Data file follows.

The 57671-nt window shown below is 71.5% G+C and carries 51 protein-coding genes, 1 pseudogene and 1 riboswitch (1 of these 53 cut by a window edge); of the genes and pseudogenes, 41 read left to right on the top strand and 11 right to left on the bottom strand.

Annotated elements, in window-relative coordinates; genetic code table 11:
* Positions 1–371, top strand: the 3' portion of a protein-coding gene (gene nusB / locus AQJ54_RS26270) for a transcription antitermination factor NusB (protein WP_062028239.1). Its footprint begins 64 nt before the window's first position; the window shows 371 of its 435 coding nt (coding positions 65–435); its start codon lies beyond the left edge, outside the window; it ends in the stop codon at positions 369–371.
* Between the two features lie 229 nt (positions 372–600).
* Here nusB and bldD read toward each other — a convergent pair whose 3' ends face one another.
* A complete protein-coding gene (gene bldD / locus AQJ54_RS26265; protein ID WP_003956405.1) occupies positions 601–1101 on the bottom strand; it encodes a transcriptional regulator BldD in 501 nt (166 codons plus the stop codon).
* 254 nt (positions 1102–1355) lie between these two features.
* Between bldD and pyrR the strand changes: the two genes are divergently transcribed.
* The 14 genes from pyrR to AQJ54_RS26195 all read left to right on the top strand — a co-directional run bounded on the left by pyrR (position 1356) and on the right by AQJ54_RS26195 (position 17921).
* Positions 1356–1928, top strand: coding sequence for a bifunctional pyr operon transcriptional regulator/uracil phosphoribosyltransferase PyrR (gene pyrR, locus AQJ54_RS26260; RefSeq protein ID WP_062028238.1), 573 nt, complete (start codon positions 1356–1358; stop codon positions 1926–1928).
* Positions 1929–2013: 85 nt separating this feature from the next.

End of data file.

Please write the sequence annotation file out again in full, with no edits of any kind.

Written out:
The 57671-nt window shown below is 71.5% G+C and carries 51 protein-coding genes, 1 pseudogene and 1 riboswitch (1 of these 53 cut by a window edge); of the genes and pseudogenes, 41 read left to right on the top strand and 11 right to left on the bottom strand.

Annotated elements, in window-relative coordinates; genetic code table 11:
* Positions 1–371, top strand: the 3' portion of a protein-coding gene (gene nusB / locus AQJ54_RS26270) for a transcription antitermination factor NusB (protein WP_062028239.1). Its footprint begins 64 nt before the window's first position; the window shows 371 of its 435 coding nt (coding positions 65–435); its start codon lies beyond the left edge, outside the window; it ends in the stop codon at positions 369–371.
* Between the two features lie 229 nt (positions 372–600).
* Here nusB and bldD read toward each other — a convergent pair whose 3' ends face one another.
* A complete protein-coding gene (gene bldD / locus AQJ54_RS26265; protein ID WP_003956405.1) occupies positions 601–1101 on the bottom strand; it encodes a transcriptional regulator BldD in 501 nt (166 codons plus the stop codon).
* 254 nt (positions 1102–1355) lie between these two features.
* Between bldD and pyrR the strand changes: the two genes are divergently transcribed.
* The 14 genes from pyrR to AQJ54_RS26195 all read left to right on the top strand — a co-directional run bounded on the left by pyrR (position 1356) and on the right by AQJ54_RS26195 (position 17921).
* Positions 1356–1928, top strand: coding sequence for a bifunctional pyr operon transcriptional regulator/uracil phosphoribosyltransferase PyrR (gene pyrR, locus AQJ54_RS26260; RefSeq protein ID WP_062028238.1), 573 nt, complete (start codon positions 1356–1358; stop codon positions 1926–1928).
* Positions 1929–2013: 85 nt separating this feature from the next.